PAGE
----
John Boyega has hinted (via Instagram) that Finn will have a more physical role in The Last Jedi. He has also hinted that the character would be boring if he started off as a  skilled warrior, instead of realistically developing to that point. Since Rey is often accused of being a Mary Sue to her skills as a pilot, mechanic, and her skill with the force and the lightsaber, maybe Boyega has a point. I have previously discussed the Mary Sue argument, although I believe detractors may have a point I simply have to question if a male character with the same skills would be criticized as much. After all, Luke had the same skill set in A New Hope.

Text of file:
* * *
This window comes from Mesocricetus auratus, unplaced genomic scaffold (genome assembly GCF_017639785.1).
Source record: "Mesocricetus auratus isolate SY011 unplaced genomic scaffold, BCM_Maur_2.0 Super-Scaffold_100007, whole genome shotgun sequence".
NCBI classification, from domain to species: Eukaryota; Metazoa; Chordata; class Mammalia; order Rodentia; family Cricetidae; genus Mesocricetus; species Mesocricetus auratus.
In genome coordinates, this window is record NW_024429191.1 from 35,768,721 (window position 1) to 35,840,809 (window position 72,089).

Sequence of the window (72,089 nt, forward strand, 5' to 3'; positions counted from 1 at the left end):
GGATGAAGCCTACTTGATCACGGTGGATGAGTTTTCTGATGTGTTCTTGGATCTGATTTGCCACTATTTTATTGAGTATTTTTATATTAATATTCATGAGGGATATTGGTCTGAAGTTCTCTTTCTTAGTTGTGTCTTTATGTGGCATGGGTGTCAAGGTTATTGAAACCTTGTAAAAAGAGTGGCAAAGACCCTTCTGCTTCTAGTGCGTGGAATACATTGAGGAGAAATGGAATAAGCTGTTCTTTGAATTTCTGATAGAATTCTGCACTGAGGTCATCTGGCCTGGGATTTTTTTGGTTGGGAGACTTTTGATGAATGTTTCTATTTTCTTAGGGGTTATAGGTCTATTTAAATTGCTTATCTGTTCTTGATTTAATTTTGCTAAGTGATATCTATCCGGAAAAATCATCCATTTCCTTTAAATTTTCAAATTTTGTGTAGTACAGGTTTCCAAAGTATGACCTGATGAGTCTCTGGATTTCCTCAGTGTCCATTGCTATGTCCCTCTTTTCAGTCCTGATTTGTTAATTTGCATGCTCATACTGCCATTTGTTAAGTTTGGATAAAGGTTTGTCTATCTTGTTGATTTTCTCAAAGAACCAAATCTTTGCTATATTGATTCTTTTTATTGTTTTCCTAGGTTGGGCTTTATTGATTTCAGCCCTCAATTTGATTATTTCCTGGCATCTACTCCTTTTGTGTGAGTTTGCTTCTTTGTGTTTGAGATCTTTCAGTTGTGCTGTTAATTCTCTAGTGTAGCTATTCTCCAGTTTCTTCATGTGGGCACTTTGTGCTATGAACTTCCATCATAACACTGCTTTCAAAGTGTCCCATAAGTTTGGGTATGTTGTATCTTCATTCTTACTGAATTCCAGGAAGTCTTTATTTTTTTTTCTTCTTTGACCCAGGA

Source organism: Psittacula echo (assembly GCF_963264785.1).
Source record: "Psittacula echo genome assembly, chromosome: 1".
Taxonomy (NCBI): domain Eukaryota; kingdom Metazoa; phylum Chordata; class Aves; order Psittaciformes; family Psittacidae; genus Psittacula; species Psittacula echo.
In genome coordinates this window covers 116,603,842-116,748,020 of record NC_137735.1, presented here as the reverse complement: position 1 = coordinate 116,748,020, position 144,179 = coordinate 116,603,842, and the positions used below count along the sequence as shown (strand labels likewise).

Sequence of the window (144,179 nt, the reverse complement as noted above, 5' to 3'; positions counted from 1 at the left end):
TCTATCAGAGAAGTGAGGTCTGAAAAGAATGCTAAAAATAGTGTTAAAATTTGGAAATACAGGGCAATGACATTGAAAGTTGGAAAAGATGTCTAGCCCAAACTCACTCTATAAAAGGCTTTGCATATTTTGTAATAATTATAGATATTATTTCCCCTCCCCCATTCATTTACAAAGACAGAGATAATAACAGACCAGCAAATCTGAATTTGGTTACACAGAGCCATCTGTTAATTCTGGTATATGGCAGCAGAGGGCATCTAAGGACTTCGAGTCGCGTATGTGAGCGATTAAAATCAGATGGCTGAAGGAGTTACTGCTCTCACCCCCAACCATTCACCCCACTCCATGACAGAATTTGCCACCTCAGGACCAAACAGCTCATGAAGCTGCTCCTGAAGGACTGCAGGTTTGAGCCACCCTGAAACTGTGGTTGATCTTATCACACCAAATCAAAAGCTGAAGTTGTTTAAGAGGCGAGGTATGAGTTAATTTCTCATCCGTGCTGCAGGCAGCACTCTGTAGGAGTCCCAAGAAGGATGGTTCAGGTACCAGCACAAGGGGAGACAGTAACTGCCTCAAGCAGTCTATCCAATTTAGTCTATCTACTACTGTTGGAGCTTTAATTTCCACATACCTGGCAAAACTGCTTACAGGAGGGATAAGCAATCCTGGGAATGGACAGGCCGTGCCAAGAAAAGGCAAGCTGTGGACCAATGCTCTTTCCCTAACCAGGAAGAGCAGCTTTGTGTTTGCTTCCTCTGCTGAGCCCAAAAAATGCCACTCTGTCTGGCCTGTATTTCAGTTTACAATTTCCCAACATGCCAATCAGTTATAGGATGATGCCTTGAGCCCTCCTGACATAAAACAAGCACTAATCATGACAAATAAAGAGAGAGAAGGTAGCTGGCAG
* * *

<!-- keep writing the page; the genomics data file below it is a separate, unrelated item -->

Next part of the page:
Finn was marketed as the franchise’s next Jedi, and his fate in the film came across as a cruel bait and switch. First, one of the few black main characters in the franchise is reduced to comic relief for the most part. Second, he’s unconscious at the end of the film while Rey goes to train with Luke. Boyega is a great actor, if his performances in Attack The Block and Imperial Dreams are any indication and I hope he gets more room to shine.

3) More new locations and people.

Rogue One and the announcement of various spin-offs that deviated from the “Episode” series initially seemed like a cash grab. However, Rogue One ended up being a breath of fresh air. Star Wars is the story of a galaxy,  and it was great to be separated from one family and one set of characters for a few hours. We got memorable new characters and places that still relate to the “Episode” series while also showcasing how vast the universe really is.